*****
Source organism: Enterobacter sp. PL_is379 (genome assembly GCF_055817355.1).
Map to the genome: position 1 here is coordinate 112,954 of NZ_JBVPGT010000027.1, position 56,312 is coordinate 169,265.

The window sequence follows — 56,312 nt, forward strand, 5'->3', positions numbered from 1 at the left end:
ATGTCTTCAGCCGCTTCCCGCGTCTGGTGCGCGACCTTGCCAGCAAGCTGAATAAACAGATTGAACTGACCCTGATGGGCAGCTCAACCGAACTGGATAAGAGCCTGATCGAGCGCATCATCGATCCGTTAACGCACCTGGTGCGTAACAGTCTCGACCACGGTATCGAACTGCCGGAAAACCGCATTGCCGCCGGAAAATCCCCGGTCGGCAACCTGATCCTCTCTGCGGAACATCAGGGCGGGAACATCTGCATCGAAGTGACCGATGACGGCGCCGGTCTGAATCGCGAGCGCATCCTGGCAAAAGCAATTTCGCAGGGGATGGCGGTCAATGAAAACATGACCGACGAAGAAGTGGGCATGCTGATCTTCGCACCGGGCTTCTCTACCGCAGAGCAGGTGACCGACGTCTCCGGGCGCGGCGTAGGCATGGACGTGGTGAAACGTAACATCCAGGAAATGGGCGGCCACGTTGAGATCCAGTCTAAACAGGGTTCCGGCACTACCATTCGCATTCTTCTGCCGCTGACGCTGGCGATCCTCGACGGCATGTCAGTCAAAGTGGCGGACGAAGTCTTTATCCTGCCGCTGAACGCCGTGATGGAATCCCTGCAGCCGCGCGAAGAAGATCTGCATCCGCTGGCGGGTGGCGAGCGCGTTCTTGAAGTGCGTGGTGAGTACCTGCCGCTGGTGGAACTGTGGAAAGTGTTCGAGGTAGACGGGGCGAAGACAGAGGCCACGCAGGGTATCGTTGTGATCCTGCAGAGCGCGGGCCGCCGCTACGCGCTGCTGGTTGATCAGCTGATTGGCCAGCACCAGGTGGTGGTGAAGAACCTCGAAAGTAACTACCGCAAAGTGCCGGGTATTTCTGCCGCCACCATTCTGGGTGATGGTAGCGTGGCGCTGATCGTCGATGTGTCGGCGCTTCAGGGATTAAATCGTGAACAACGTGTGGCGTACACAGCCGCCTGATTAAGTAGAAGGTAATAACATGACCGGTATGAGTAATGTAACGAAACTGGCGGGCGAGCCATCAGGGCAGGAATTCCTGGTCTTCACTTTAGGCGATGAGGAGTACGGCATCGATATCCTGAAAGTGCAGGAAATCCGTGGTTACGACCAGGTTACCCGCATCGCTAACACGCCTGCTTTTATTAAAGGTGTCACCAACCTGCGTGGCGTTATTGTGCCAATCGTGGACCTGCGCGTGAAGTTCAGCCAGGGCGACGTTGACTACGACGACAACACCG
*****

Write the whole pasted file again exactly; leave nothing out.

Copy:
Source organism: Enterobacter sp. PL_is379 (genome assembly GCF_055817355.1).
Map to the genome: position 1 here is coordinate 112,954 of NZ_JBVPGT010000027.1, position 56,312 is coordinate 169,265.

The window sequence follows — 56,312 nt, forward strand, 5'->3', positions numbered from 1 at the left end:
ATGTCTTCAGCCGCTTCCCGCGTCTGGTGCGCGACCTTGCCAGCAAGCTGAATAAACAGATTGAACTGACCCTGATGGGCAGCTCAACCGAACTGGATAAGAGCCTGATCGAGCGCATCATCGATCCGTTAACGCACCTGGTGCGTAACAGTCTCGACCACGGTATCGAACTGCCGGAAAACCGCATTGCCGCCGGAAAATCCCCGGTCGGCAACCTGATCCTCTCTGCGGAACATCAGGGCGGGAACATCTGCATCGAAGTGACCGATGACGGCGCCGGTCTGAATCGCGAGCGCATCCTGGCAAAAGCAATTTCGCAGGGGATGGCGGTCAATGAAAACATGACCGACGAAGAAGTGGGCATGCTGATCTTCGCACCGGGCTTCTCTACCGCAGAGCAGGTGACCGACGTCTCCGGGCGCGGCGTAGGCATGGACGTGGTGAAACGTAACATCCAGGAAATGGGCGGCCACGTTGAGATCCAGTCTAAACAGGGTTCCGGCACTACCATTCGCATTCTTCTGCCGCTGACGCTGGCGATCCTCGACGGCATGTCAGTCAAAGTGGCGGACGAAGTCTTTATCCTGCCGCTGAACGCCGTGATGGAATCCCTGCAGCCGCGCGAAGAAGATCTGCATCCGCTGGCGGGTGGCGAGCGCGTTCTTGAAGTGCGTGGTGAGTACCTGCCGCTGGTGGAACTGTGGAAAGTGTTCGAGGTAGACGGGGCGAAGACAGAGGCCACGCAGGGTATCGTTGTGATCCTGCAGAGCGCGGGCCGCCGCTACGCGCTGCTGGTTGATCAGCTGATTGGCCAGCACCAGGTGGTGGTGAAGAACCTCGAAAGTAACTACCGCAAAGTGCCGGGTATTTCTGCCGCCACCATTCTGGGTGATGGTAGCGTGGCGCTGATCGTCGATGTGTCGGCGCTTCAGGGATTAAATCGTGAACAACGTGTGGCGTACACAGCCGCCTGATTAAGTAGAAGGTAATAACATGACCGGTATGAGTAATGTAACGAAACTGGCGGGCGAGCCATCAGGGCAGGAATTCCTGGTCTTCACTTTAGGCGATGAGGAGTACGGCATCGATATCCTGAAAGTGCAGGAAATCCGTGGTTACGACCAGGTTACCCGCATCGCTAACACGCCTGCTTTTATTAAAGGTGTCACCAACCTGCGTGGCGTTATTGTGCCAATCGTGGACCTGCGCGTGAAGTTCAGCCAGGGCGACGTTGACTACGACGACAACACCG